Canadian Packaging

On Common Ground

By Andrew Joseph, Features Editor   

Converting Torham/Hamilton Paperbox

If constantly striving for bigger and better things is a sure telltale sign of ambitious corporate leadership, drive and vision, then the recently-merged paperboard packaging group Torham/Hamilton Paperbox Inc. has a lot of good things going for it already—starting from the very top.

Formed through a 2007 amalgamation of one-time folding-carton rivals Hamilton Paper Box Holding Corp. and Torham Packaging Inc., a wholly-owned subsidiary of the privately-owned Rosmar Packaging Corporation, the new corporate entity seems well-poised and eager to prove itself much more than merely a sum of its parts, according to its president and chief operating officer Wally Hofland.

“Rosmar did not purchase Hamilton Paper Box because it was a cheap, money-losing venture; rather it was purchased because it was very successful,” says Hofland, who also happens to be the incoming president of the binational paperboard North American Packaging Association (NAPA)—itself a result of the merger between the former Canadian Paperboard Packaging Association (CPPA) and the U.S.-based National Paperbox Association (NPA) a few years back.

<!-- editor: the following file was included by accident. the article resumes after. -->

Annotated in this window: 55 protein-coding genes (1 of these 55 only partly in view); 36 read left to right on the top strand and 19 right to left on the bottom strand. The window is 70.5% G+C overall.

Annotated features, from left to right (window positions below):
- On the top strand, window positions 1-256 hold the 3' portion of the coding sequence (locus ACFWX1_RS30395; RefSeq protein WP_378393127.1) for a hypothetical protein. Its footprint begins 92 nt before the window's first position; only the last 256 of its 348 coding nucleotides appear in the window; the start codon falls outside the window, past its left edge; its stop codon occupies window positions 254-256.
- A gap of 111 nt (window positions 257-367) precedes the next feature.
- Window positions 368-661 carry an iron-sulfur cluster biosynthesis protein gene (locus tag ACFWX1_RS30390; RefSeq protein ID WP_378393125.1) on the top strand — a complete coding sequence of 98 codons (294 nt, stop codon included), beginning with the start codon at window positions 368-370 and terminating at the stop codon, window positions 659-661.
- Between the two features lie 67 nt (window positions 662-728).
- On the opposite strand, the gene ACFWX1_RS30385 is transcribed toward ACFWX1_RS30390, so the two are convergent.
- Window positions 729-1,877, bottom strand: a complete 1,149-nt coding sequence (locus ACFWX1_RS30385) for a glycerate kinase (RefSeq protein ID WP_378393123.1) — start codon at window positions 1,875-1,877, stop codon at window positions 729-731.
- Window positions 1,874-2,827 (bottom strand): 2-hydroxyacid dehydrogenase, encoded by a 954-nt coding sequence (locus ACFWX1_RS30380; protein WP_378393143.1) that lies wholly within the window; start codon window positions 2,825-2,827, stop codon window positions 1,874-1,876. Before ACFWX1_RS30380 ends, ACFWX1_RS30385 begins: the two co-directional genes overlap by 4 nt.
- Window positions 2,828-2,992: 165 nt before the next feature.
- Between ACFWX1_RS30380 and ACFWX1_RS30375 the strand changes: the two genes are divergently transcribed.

Because the one-time competitors only had two overlapping customers between them at the time of the merger, Hofland explains, there was never the danger of massive downsizing and staff reductions that usually accompany such corporate unions.

In fact, the more pressing challenge for Hofland, formerly Torham’s chief executive, and his team was to ensure a smooth and thoughtful integration of 130 new staff into the Hamilton, Ont.-based central production facility that originally employed only about 40 people, he explains.

“The purchase allowed us to strengthen our position within the Canadian folding carton and paper boxboard marketplace by combining two businesses into one—where the sum is far more powerful than its parts.”

Having overseen a series of facility construction, expansion and upgrade projects to house all the new staff and equipment under one roof, Hofland says he is confident that the revamped 140,000-square-foot facility—split into three equal-sized die-cutting, press and folding-gluing divisions—will benefit significantly from the streamlined and harmonious manufacturing process flow implemented throughout the well-equipped, modernized and highly-efficient operation.

“These type of company divisions are the good type, the kind you want to have,” explains Hofland. “We not only air-conditioned the whole facility to make the workplace a more comfortable environment for everyone—not just for office staff, mind you—but we also reconfigured the departments to alter the way we would do our business by creating separate departments for our printing presses, die-cutters and folder-gluers, while still allowing employees easy access to each division under the same roof.”


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